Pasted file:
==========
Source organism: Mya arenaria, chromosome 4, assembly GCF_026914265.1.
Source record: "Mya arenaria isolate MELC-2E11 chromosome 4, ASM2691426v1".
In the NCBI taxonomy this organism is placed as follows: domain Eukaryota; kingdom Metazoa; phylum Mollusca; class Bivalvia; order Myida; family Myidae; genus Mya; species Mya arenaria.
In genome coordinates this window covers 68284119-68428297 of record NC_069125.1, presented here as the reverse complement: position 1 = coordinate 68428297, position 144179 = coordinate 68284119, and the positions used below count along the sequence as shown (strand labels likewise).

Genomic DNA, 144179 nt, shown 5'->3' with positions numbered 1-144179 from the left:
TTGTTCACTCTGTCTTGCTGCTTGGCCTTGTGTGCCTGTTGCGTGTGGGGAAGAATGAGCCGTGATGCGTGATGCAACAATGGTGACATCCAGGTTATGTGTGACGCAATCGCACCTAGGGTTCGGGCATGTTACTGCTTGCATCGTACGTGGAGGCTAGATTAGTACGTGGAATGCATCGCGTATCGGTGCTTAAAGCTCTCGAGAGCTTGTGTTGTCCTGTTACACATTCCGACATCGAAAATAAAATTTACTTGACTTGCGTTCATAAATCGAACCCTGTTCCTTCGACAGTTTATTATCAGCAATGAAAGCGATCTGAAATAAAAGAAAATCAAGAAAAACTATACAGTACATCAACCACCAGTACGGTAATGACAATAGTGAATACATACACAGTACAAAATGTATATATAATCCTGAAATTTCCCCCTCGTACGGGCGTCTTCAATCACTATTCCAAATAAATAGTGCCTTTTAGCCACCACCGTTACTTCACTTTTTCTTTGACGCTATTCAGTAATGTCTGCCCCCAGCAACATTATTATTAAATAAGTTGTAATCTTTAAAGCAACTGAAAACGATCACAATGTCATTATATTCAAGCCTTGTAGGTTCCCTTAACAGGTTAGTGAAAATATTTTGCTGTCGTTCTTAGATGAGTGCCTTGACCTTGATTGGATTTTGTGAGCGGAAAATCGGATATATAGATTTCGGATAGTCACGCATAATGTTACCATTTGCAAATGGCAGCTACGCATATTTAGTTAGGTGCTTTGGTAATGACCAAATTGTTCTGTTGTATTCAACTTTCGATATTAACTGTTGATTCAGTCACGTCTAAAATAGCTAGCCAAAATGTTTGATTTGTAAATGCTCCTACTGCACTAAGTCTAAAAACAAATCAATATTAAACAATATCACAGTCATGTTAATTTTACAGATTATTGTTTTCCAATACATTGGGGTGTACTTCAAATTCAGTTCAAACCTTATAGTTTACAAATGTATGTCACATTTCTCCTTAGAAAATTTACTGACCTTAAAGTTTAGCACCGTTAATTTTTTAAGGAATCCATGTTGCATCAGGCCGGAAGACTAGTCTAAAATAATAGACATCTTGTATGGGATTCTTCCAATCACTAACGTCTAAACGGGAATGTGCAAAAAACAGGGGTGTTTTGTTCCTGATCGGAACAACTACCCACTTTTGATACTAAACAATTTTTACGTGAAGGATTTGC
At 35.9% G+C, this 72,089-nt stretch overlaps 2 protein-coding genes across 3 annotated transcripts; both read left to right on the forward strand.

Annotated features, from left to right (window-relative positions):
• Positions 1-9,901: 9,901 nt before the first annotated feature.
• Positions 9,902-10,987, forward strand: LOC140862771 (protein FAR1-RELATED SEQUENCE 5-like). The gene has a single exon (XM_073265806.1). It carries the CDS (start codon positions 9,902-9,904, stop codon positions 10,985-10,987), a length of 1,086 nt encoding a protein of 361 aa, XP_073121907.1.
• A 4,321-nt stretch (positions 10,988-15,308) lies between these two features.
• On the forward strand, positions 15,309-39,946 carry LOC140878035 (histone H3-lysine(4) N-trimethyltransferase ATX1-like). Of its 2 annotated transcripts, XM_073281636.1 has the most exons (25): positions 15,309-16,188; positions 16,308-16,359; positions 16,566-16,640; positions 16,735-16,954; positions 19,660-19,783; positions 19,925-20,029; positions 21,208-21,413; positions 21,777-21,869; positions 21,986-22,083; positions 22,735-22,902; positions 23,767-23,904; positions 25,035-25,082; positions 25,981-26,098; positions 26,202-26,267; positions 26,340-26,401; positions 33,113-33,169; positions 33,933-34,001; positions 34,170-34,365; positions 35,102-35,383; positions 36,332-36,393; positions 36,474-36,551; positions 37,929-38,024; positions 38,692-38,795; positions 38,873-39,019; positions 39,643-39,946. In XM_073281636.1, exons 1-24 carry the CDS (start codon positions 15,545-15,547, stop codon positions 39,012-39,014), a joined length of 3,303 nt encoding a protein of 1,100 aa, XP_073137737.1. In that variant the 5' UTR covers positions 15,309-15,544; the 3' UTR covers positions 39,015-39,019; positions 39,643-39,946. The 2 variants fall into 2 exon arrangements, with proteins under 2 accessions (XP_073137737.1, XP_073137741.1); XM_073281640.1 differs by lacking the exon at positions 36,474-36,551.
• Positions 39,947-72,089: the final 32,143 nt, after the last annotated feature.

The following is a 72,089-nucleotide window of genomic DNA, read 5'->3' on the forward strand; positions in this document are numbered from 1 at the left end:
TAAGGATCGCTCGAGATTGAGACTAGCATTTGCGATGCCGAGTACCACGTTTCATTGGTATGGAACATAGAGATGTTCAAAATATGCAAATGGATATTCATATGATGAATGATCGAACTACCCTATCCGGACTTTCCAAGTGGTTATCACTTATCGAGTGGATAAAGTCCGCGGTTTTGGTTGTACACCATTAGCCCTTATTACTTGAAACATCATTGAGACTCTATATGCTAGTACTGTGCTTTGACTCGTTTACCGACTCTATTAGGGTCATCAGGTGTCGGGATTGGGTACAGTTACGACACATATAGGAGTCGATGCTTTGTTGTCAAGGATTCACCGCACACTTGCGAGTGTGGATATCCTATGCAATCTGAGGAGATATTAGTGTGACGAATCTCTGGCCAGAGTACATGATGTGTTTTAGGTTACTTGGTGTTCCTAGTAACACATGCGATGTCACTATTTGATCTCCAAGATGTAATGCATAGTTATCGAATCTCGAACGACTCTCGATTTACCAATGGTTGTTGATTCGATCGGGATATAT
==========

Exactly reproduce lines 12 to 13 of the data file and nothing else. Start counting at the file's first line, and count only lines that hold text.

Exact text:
• On the forward strand, positions 15,309-39,946 carry LOC140878035 (histone H3-lysine(4) N-trimethyltransferase ATX1-like). Of its 2 annotated transcripts, XM_073281636.1 has the most exons (25): positions 15,309-16,188; positions 16,308-16,359; positions 16,566-16,640; positions 16,735-16,954; positions 19,660-19,783; positions 19,925-20,029; positions 21,208-21,413; positions 21,777-21,869; positions 21,986-22,083; positions 22,735-22,902; positions 23,767-23,904; positions 25,035-25,082; positions 25,981-26,098; positions 26,202-26,267; positions 26,340-26,401; positions 33,113-33,169; positions 33,933-34,001; positions 34,170-34,365; positions 35,102-35,383; positions 36,332-36,393; positions 36,474-36,551; positions 37,929-38,024; positions 38,692-38,795; positions 38,873-39,019; positions 39,643-39,946. In XM_073281636.1, exons 1-24 carry the CDS (start codon positions 15,545-15,547, stop codon positions 39,012-39,014), a joined length of 3,303 nt encoding a protein of 1,100 aa, XP_073137737.1. In that variant the 5' UTR covers positions 15,309-15,544; the 3' UTR covers positions 39,015-39,019; positions 39,643-39,946. The 2 variants fall into 2 exon arrangements, with proteins under 2 accessions (XP_073137737.1, XP_073137741.1); XM_073281640.1 differs by lacking the exon at positions 36,474-36,551.
• Positions 39,947-72,089: the final 32,143 nt, after the last annotated feature.